• Abstract: Publication date: Available online 12 April 2018Source: The Leadership QuarterlyAuthor(s): Paulo Roberto Arvate, Gisele Walczak Galilea, Isabela Todescat We investigate the effect of female leadership on gender differences in public and private organizations. Female leadership impact was constructed using a quasi-experiment involving mayoral elections, and our research used a sample of 8.3 million organizations distributed over 5600 Brazilian municipalities. Our main results show that when municipalities in which a woman was elected leader (treatment group) are compared with municipalities in which a male was elected leader (control group) there was an increase in the number of top and middle female managers in public organizations. Two aspects contribute to the results: time and command/role model. The time effect is important because our results are obtained with reelected women – in their second term – and the command/role model (the queen bee phenomenon is either small, or non-existent) is important because of the institutional characteristics of public organizations: female leaders (mayor) have much asymmetrical power and decision-making discretion, i.e., she chooses the top managers. These top managers then choose middle managers influenced by female leadership (a role model). We obtained no significant results for private organizations. Our work contributes to the literature on leadership by addressing some specific issues: an empirical investigation with a causal effect between the variables (regression-discontinuity design – a non-parametric estimation), the importance of role models, and how the observed effects are time-dependent. Insofar as public organizations are concerned, the evidence from our large-scale study suggests that the queen bee phenomenon may be a myth; instead, of keeping subordinate women at bay, our results show that women leaders who are afforded much managerial discretion behave in a benevolent manner toward subordinate women. The term “Regal Leader” instead of “Queen Bee” is thus a more appropriate characterization of women in top positions of power.
  • Team incentives, task assignment, and performance: A field experiment
    • Abstract: Publication date: Available online 10 April 2018Source: The Leadership QuarterlyAuthor(s): Josse Delfgaauw, Robert Dur, Michiel Souverijn The performance of a work team commonly depends on the effort exerted by the team members as well as on the division of tasks among them. However, when leaders assign tasks to team members, performance is usually not the only consideration. Favouritism, employees' seniority, employees' preferences over tasks, and fairness considerations often play a role as well. Team incentives have the potential to curtail the role of these factors in favor of performance — in particular when the incentive plan includes both the leader and the team members. This paper presents the results of a field experiment designed to study the effects of such team incentives on task assignment and performance. We introduce team incentives in a random subsets of 108 stores of a Dutch retail chain. We find no effect of the incentive, neither on task assignment nor on performance.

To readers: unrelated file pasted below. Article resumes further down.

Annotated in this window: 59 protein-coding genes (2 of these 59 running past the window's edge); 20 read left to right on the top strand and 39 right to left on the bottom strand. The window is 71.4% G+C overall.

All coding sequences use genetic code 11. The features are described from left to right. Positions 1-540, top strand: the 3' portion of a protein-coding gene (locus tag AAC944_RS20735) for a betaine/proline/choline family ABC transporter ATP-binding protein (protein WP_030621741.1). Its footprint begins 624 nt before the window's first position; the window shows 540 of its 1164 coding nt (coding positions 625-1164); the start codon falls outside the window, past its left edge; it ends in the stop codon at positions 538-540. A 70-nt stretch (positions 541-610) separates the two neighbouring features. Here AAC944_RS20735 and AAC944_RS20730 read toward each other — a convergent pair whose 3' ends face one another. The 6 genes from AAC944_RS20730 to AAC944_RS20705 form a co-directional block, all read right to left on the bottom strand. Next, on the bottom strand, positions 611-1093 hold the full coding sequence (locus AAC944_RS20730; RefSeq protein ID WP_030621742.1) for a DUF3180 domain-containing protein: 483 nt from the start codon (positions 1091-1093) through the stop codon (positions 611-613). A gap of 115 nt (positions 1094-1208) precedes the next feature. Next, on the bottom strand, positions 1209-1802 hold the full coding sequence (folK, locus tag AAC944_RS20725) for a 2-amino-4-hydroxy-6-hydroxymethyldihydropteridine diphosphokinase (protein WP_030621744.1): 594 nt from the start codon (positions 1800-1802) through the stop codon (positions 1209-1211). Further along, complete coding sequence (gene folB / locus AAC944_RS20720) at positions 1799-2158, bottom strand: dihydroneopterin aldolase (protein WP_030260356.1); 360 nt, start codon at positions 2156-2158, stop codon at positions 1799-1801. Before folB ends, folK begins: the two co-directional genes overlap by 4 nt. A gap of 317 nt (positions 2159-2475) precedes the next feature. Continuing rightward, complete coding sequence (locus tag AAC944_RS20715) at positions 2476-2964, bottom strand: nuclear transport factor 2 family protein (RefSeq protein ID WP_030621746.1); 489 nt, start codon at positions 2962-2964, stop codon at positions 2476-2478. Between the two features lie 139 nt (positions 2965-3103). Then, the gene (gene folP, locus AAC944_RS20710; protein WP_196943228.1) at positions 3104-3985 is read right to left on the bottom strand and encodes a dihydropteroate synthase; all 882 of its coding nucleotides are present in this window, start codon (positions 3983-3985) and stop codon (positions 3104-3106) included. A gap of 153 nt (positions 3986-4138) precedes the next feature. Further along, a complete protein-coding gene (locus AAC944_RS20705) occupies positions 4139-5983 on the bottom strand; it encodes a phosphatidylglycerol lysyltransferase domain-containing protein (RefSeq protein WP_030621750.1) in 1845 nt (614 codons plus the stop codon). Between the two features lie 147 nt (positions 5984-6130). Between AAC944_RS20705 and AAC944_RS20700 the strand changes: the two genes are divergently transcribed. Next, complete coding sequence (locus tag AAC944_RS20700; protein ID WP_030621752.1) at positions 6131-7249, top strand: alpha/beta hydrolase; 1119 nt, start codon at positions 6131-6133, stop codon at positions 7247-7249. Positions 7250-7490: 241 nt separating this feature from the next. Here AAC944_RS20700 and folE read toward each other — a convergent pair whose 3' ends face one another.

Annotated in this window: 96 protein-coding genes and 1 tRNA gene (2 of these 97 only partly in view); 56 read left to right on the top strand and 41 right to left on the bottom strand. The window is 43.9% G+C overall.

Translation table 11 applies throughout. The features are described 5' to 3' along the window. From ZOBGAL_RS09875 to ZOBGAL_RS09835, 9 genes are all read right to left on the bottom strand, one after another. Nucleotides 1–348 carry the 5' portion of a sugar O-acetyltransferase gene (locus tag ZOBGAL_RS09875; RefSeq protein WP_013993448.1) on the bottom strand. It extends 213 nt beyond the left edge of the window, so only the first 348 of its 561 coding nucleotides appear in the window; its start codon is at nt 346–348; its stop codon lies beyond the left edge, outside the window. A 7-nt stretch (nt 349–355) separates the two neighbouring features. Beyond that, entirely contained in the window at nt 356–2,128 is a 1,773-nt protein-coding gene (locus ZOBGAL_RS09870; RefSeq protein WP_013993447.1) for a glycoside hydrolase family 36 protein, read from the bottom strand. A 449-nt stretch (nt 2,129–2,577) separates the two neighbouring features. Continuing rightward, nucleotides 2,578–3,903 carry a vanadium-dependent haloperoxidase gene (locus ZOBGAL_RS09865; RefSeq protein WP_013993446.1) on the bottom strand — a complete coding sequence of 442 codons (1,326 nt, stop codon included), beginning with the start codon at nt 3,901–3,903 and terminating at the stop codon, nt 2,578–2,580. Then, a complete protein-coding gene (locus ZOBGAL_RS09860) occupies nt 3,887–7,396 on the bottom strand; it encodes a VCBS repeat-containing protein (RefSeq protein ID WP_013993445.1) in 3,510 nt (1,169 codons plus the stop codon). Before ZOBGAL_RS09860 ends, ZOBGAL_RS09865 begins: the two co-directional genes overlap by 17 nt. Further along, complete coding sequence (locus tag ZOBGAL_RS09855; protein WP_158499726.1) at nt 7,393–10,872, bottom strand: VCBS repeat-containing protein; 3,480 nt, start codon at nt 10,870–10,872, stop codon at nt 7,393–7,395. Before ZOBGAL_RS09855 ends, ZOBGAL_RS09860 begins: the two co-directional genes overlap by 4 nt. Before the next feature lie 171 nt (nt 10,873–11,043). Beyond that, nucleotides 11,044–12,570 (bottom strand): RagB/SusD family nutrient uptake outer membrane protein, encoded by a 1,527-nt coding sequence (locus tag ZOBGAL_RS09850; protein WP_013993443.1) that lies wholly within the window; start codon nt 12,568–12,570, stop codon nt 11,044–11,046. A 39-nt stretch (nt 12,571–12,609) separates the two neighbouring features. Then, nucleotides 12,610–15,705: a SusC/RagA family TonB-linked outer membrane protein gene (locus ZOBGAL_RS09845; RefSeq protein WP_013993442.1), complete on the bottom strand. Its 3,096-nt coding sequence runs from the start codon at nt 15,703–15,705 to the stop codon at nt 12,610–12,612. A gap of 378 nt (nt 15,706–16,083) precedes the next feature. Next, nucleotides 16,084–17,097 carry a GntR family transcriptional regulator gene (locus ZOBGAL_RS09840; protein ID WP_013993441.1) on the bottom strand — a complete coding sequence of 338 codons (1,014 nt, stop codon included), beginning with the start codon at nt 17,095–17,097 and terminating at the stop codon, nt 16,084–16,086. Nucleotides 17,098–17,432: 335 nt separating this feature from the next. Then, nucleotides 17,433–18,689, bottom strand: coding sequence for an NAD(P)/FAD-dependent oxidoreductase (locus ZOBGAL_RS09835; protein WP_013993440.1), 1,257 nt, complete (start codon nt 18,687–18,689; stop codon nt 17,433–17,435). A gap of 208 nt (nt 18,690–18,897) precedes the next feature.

• The effects of leadership change on team escalation of commitment
    • Abstract: Publication date: Available online 5 April 2018Source: The Leadership QuarterlyAuthor(s): Hanna Kalmanovich-Cohen, Matthew J. Pearsall, Jessica Siegel Christian Although teams benefit from developing plans and processes that boost efficiency and reduce uncertainty, they may become too attached to these plans and escalate commitment when an alternative response is needed. Drawing on theories of team leadership, team processes and escalation of commitment, we propose that a change in leadership can help the team reduce commitment to outdated plans and avoid further escalation over time. Across two studies, we tested and found support for our hypotheses and provide evidence that leadership change can break the cycle of escalation by enhancing leader-driven team reflection and refocusing the team on error correction instead of additional investment. We discuss how the results of these studies extend existing theory and add to our understanding of the important role leaders play in enhancing team adaptation and preventing team escalation.
  • Call for papers - Special Issue on Strategic Leadership and Strategic
    • Abstract: Publication date: April 2018Source: The Leadership Quarterly, Volume 29, Issue 2Author(s):
  • Call for papers - Special Registered Report Issue on Replication and
           Rigorous Retesting of Leadership Models
    • Abstract: Publication date: April 2018Source: The Leadership Quarterly, Volume 29, Issue 2Author(s):
  • Call for papers - Evolution and Biology of Leadership: A New Synthesis
    • Abstract: Publication date: April 2018Source: The Leadership Quarterly, Volume 29, Issue 2Author(s):
  • Call for papers - Leader Power: Rigorous Insights on its Causes and
    • Abstract: Publication date: April 2018Source: The Leadership Quarterly, Volume 29, Issue 2Author(s):
  • The gender composition of corporate boards: A review and research agenda